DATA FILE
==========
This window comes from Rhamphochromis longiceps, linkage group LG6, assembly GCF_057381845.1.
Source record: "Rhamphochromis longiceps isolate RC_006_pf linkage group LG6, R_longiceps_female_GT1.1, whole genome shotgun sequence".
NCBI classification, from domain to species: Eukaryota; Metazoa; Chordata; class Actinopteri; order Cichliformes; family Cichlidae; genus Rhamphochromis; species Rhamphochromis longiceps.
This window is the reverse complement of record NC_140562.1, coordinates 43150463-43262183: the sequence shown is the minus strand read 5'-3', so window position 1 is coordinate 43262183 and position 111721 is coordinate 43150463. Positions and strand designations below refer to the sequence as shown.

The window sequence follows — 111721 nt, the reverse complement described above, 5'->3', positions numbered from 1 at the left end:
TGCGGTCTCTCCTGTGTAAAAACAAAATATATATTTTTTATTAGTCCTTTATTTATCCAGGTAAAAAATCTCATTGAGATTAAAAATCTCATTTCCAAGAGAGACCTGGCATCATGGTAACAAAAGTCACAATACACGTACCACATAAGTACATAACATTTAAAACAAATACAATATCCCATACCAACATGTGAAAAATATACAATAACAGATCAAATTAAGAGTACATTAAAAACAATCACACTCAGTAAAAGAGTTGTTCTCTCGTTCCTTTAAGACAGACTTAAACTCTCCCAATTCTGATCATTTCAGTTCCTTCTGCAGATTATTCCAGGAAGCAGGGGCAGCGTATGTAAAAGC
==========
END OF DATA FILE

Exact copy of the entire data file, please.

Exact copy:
This window comes from Rhamphochromis longiceps, linkage group LG6, assembly GCF_057381845.1.
Source record: "Rhamphochromis longiceps isolate RC_006_pf linkage group LG6, R_longiceps_female_GT1.1, whole genome shotgun sequence".
NCBI classification, from domain to species: Eukaryota; Metazoa; Chordata; class Actinopteri; order Cichliformes; family Cichlidae; genus Rhamphochromis; species Rhamphochromis longiceps.
This window is the reverse complement of record NC_140562.1, coordinates 43150463-43262183: the sequence shown is the minus strand read 5'-3', so window position 1 is coordinate 43262183 and position 111721 is coordinate 43150463. Positions and strand designations below refer to the sequence as shown.

The window sequence follows — 111721 nt, the reverse complement described above, 5'->3', positions numbered from 1 at the left end:
TGCGGTCTCTCCTGTGTAAAAACAAAATATATATTTTTTATTAGTCCTTTATTTATCCAGGTAAAAAATCTCATTGAGATTAAAAATCTCATTTCCAAGAGAGACCTGGCATCATGGTAACAAAAGTCACAATACACGTACCACATAAGTACATAACATTTAAAACAAATACAATATCCCATACCAACATGTGAAAAATATACAATAACAGATCAAATTAAGAGTACATTAAAAACAATCACACTCAGTAAAAGAGTTGTTCTCTCGTTCCTTTAAGACAGACTTAAACTCTCCCAATTCTGATCATTTCAGTTCCTTCTGCAGATTATTCCAGGAAGCAGGGGCAGCGTATGTAAAAGC